The Riverside-San Bernardino-Ontario region ranked as the 6th highest in foreclosures in the nation (1 out of every 30 homes had a foreclosure-related filing) in the 3rd quarter of this year. The total combined number of 3rd quarter filings (default, bank repossessions and trustee sales, all separate sequential points in the foreclosure process) was 48,416. Despite the high number, the 3rd quarter saw an 8% decline from 2nd quarter.
Dataquick reported 21,946 notices of default (NOD) for Riverside and San Bernardino counties in the 3rd quarter of this year.
The decline is attributed to the California foreclosure-moratorium and loan modification programs. Over 500,000 mortgages have been modified on a trial basis under the federal Making Home Affordable Program with an unknown number of them in California. The question is: will those homeowners stay current under their modification?
first tuesday take: No, most of those homeowners will not stay current. They will redefault and be eventually foreclosed on.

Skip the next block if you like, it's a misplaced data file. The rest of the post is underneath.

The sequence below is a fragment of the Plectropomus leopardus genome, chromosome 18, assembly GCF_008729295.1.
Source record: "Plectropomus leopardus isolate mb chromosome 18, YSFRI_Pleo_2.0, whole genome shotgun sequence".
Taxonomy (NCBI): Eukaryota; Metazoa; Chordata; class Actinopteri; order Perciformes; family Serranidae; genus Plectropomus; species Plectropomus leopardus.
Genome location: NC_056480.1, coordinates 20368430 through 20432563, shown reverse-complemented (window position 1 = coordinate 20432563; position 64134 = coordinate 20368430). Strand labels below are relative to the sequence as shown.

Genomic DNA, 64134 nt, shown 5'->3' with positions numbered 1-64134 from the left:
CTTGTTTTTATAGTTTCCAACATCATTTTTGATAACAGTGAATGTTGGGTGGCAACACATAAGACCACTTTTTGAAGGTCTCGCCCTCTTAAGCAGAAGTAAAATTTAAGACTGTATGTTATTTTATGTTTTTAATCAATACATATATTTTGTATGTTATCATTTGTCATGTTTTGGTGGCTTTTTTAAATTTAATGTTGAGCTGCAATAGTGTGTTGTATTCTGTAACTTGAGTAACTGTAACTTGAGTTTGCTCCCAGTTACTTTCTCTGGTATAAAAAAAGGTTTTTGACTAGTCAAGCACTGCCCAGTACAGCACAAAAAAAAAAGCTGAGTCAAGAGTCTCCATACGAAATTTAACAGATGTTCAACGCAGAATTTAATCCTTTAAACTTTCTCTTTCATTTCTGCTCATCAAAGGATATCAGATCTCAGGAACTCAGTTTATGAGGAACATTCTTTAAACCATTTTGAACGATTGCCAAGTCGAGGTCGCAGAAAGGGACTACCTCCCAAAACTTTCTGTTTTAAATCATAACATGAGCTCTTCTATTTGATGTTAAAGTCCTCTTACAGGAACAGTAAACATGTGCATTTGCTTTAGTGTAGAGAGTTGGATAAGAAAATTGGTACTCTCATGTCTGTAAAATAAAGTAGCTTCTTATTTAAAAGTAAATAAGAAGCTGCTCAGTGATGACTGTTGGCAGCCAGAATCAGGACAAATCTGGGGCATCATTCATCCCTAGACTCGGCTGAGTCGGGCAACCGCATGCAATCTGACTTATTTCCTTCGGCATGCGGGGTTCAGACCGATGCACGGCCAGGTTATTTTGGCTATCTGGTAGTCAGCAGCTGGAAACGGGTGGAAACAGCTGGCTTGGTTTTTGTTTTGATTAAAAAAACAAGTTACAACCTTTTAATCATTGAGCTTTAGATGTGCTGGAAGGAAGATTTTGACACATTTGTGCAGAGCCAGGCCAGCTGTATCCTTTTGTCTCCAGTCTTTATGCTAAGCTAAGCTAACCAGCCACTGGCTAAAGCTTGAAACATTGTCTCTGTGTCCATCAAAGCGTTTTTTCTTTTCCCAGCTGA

So foreclosure-moratoriums amount to a temporary stay while relocating to a new home, and the lender collects nothing in the interim, except some interest on those few modifications entered into in California.
Most California homeowners looking for a “time out” while they try to sort out what financial decisions to make, find their homes have a loan-to-value (LTV) ratio greater than 125%. Thus, they do not qualify for the national “extend and pretend” loan modification programs. Most homeowners with modified loans redefault, because in reality the modification only increases their mortgage debt. More debt in an already upside-down financial condition leaves the homeowner with a negative equity which will take a decade of near-fruitless debt reduction before they will realize an equity sufficient to allow the property to be sold, assuming the homeowner is actually employed with an income to continue to pay.
This means more property is waiting to spill over into the real estate resale market, since the federal government removed the one saving grace of homeowners: judicially ordered cramdowns in bankruptcy courts.
For more information regarding the Federal government, and the drama of personal bankruptcies, see the January 2009 first tuesday article, Bankruptcy’s often overlooked tie to homeownership, to be released in next month’s edition.
For more information regarding California as an antideficiency-nonrecourse state, see the [November 2009] first tuesday article, California homeowners: exercising your right to default.
Re: “Inland foreclosure rate decreases but is sixth-highest in U.S.,” from The Press Enterprise.